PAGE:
So in order to get me into the spirit of the occasion, I have been doing what any good scientist would do, and reading through the literature surrounding the tests that will be conducted at this appointment, mainly, the NT scan and the blood tests.

The nuchal translucency (NT) test measures the thickness of the sack of fluid behind the neck of the fetus. In general, a fetus with a trisomy (three copies of a chromosome, rather than two) has a thicker NT than a chromosomally normal fetus.

The first figure below illustrates this observation. Each black dot represents two measurements (the crown-rump length and the NT thickness) of a single fetus that was subsequently found to have trisomy 21 (Down's Syndrome). The dark grey rainbow is the distribution of 90% of chromosomally normal fetuses. As you can see, in normal fetuses the NT thickness gradually gets thicker as the fetus gets larger. However, in trisomy 21 fetuses, the thickness remains relatively constant during this gestational period, with a mean thickness of 3.4 mm.

(from Kagan, et al., Ultrasound Obstet Gynecol 2008; 31: 618-624)

The second test is a blood test of the mother to measure our old friend beta-human chorionic gonadotropin (beta-hCG) as well as pregnancy-associated plasma protein-A (PAPP-A). The values on the axis are multiples of the median (MoM), that is, by how many-fold does a result differ from the median value from all normal women. By definition, the median beta-hCG for unaffected pregnancies is 1.0, and the median PAPP-A for unaffected pregnancies is also 1.0.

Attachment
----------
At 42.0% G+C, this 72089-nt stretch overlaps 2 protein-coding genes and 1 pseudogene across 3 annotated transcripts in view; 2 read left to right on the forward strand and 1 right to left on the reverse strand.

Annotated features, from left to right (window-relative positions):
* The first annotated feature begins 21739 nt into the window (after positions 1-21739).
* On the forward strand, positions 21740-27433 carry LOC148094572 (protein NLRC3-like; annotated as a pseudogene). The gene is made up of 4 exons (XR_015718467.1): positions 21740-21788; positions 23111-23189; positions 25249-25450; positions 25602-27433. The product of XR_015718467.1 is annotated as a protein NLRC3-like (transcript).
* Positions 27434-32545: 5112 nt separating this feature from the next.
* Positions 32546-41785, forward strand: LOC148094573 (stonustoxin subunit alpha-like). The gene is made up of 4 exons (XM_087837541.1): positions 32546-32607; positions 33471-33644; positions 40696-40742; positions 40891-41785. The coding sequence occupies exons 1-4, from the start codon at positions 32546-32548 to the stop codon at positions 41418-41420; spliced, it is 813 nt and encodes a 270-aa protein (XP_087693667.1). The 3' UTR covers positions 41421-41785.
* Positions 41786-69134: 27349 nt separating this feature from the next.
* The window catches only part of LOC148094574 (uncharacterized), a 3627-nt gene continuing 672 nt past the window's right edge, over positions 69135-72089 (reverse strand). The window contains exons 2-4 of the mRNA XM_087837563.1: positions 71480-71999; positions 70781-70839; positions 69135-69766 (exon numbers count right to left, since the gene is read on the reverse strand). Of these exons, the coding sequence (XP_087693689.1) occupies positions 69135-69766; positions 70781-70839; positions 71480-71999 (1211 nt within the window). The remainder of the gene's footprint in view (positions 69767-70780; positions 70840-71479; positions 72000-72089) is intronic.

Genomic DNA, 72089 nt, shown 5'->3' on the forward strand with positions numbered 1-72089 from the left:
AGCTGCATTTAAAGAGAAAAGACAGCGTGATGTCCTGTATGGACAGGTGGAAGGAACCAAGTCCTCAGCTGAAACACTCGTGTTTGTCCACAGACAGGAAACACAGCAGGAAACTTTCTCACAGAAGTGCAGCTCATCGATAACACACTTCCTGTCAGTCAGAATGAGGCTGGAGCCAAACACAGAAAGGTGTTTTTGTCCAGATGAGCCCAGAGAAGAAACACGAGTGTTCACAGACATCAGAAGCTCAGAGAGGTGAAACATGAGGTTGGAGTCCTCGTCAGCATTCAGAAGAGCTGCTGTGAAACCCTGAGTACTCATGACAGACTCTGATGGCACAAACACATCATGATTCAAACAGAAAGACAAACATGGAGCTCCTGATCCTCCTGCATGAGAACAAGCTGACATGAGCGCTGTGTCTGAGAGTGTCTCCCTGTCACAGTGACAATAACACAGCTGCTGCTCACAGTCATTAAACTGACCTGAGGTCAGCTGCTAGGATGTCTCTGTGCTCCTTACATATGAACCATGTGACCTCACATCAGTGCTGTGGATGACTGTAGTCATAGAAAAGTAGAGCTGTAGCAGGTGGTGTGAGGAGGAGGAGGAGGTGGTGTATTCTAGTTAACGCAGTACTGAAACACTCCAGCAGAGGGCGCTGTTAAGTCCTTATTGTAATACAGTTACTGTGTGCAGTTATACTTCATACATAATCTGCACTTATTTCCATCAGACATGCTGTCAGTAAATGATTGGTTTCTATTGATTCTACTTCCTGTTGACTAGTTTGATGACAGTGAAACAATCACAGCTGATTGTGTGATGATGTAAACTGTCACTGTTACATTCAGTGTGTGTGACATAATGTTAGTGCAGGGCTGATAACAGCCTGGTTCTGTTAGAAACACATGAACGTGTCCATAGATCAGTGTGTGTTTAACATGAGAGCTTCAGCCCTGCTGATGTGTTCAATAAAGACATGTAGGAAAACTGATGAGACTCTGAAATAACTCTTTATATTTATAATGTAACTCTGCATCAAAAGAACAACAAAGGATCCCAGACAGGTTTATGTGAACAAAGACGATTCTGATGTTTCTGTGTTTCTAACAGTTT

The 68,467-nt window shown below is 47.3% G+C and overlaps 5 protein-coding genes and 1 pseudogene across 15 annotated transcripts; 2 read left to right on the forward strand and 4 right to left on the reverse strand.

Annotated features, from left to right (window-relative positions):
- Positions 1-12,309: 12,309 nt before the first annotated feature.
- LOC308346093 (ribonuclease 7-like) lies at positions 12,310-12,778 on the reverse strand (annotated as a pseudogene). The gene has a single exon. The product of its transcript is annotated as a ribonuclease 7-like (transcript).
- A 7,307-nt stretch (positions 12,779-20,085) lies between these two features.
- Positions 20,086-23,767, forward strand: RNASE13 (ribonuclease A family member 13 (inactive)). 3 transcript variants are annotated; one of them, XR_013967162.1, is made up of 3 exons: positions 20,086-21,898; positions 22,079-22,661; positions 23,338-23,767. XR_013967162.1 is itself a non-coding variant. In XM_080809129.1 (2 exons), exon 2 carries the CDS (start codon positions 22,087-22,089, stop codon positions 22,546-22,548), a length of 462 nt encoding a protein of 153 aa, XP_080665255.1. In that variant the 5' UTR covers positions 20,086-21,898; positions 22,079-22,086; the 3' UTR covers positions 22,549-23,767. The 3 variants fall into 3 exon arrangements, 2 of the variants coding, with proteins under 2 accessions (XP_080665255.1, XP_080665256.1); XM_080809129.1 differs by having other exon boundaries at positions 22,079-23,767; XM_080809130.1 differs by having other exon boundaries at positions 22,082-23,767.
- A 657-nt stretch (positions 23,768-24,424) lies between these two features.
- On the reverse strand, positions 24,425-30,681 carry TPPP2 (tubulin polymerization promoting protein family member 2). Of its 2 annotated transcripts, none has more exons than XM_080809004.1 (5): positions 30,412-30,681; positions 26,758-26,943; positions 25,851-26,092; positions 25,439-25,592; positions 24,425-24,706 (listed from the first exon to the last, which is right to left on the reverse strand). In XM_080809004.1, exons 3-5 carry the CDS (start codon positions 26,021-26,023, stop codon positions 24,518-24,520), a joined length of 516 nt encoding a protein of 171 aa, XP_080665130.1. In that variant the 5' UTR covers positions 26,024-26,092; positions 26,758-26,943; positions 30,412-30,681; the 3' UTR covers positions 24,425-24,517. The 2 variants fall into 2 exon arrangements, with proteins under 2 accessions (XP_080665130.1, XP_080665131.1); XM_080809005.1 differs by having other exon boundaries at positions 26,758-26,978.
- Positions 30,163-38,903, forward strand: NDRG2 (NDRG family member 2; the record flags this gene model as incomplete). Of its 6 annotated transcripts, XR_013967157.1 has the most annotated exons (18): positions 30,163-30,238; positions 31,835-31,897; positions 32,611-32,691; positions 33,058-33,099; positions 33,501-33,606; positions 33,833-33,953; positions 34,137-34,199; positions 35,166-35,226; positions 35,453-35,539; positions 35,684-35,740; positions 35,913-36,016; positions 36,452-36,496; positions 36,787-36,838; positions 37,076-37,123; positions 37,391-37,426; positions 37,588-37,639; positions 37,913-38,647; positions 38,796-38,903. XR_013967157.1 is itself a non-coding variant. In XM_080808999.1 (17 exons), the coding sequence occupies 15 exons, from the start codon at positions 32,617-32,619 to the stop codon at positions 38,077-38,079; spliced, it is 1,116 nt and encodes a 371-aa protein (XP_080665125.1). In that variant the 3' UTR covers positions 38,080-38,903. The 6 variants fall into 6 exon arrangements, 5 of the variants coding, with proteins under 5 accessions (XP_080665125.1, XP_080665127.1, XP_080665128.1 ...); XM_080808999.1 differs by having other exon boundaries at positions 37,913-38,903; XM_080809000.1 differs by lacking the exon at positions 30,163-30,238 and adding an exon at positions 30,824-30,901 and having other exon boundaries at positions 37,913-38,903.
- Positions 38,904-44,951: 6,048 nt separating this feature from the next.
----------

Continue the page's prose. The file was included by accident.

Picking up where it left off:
This second figure below shows how the blood tests from women with trisomy 21 fetuses varies from women with chromasomally normal fetuses. Each dot represents the values from a single patient with a trisomy 21 fetus. The unfilled oval represents the lab values of 90% of women with chromasomally normal fetuses. The median beta-hCG values were 2-fold higher and the the PAPP-A values were 2-fold lower in women with trisomy 21 fetuses.

(from Kagan, et. al., 2008, Ultrasound Obstet Gynecol, 31: 618-624)

So here's hoping that all my dots fall in the normal range, and I can pass this test and start to look forward to moving into the second trimester. It is still feeling unreal, so I hope that seeing a wiggling little fetus on the ultrasound next Tuesday will put some of my anxiety to rest.